This paper discusses the potentials and limits of collaborative filmmaking in the context of the political economy of oil in Nigeria. It looks at shifting power relations in violence-ridden field sites and its impact on ethnographic ideals like the co-creation of knowledge.

Long Abstract

The Niger Delta is a highly politicized field scarred by interethnic rivalry and the unpredictable violence of youth militias. In order to conduct fieldwork on precolonial trade, cultural exchange and related forms of memory in the delta, I collaborated with a coastal community, the Itsekiri, on a film project about their history and cultural heritage. This paper discusses the potential and limits of our film project against the backdrop of the political economy of oil in Nigeria. It looks at the impact of power shifts and of divergent notions of historiography on ethnographic ideals like the polyphonic co-creation of knowledge. It shows that my embeddedness in the film team allowed me mobility and unique access to heritage sites in this highly volatile setting. However, my dependency on the Itsekiri film team and on the goodwill of my powerful hosts restricted the strata of people I was able to get in contact with. Moreover, my aim of speaking "alongside" or "nearby" my research partners was subverted by the interests of my film team. They envisioned me to be the protagonist of the film who "went on a journey to discover the Itsekiri" and showed her findings to the world. Hence, they wished to co-create exactly the "grand", "modern" narrative that I sought to avoid. This paper argues that my vulnerability as female researcher, my dependency on local hosts as well as differing notions of historiography severely tested the limits of collaborative fieldwork and the co-creation of knowledge.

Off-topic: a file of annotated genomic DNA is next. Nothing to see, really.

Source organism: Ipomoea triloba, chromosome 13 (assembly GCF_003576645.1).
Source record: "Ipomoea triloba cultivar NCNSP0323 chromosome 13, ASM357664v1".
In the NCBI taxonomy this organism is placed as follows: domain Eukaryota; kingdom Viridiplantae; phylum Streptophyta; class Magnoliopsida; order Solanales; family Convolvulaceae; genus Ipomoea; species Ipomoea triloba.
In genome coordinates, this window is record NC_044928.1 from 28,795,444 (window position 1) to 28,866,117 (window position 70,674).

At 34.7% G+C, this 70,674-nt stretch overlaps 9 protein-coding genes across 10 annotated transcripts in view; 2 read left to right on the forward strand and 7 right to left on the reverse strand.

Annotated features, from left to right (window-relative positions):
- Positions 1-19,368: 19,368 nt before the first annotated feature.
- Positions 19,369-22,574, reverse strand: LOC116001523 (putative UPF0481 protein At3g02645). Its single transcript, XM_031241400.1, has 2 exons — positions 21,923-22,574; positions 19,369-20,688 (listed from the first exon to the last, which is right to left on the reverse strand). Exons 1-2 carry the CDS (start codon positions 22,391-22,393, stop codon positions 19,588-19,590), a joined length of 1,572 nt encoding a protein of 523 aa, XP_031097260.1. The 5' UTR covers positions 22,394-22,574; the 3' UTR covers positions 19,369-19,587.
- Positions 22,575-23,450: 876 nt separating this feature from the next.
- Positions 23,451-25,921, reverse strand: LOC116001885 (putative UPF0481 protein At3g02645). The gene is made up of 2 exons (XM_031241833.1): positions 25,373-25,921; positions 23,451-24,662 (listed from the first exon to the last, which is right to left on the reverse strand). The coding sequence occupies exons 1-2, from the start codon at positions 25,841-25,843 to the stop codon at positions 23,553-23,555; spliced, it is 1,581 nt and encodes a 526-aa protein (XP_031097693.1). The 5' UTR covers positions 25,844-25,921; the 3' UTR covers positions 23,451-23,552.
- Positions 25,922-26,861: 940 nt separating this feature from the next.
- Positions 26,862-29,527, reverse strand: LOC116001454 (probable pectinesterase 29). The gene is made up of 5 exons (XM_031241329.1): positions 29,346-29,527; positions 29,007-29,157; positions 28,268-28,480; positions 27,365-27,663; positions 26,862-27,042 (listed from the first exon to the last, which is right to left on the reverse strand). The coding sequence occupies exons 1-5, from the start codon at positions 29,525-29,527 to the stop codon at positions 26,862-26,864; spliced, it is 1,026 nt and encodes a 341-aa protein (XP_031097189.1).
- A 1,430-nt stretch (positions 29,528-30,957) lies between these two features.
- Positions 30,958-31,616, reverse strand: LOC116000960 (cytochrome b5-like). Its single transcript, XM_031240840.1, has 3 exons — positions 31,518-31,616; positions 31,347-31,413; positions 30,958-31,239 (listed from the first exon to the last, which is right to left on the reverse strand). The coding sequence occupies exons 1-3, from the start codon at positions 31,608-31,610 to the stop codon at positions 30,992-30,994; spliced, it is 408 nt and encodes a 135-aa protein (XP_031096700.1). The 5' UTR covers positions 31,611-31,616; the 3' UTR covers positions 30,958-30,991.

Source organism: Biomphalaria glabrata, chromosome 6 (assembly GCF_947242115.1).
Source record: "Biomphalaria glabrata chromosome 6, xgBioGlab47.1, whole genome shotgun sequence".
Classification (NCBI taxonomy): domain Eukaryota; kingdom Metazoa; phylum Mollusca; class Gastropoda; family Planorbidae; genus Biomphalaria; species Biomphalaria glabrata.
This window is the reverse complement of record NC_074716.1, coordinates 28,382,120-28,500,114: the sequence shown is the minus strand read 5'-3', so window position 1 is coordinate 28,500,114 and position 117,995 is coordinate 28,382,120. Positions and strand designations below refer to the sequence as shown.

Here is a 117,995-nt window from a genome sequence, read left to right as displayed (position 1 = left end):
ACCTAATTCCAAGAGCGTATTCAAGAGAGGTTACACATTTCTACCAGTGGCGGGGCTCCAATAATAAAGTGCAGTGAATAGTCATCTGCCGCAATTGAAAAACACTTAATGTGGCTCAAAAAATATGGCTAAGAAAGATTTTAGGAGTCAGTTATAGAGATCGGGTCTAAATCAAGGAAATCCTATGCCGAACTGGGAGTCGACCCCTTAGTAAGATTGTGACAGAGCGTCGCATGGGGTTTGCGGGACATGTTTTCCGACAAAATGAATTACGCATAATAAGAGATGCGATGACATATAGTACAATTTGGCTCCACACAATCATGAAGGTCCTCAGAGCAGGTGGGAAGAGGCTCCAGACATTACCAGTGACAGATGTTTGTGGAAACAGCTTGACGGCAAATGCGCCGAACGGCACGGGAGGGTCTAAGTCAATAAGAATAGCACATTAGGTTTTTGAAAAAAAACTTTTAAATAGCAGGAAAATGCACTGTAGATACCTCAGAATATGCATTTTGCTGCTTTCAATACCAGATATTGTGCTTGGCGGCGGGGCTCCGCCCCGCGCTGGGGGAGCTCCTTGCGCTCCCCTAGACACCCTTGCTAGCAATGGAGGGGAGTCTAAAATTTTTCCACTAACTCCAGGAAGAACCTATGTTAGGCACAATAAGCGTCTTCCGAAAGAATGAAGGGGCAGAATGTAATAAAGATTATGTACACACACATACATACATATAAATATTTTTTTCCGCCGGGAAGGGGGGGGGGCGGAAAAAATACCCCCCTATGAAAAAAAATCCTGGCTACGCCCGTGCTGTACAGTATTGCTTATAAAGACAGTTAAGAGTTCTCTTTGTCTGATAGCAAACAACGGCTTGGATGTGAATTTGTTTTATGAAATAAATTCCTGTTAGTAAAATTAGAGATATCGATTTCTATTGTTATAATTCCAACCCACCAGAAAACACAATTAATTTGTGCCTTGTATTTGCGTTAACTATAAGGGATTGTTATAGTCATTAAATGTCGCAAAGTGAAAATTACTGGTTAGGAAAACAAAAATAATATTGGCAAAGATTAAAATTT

This panel is closed to new paper proposals.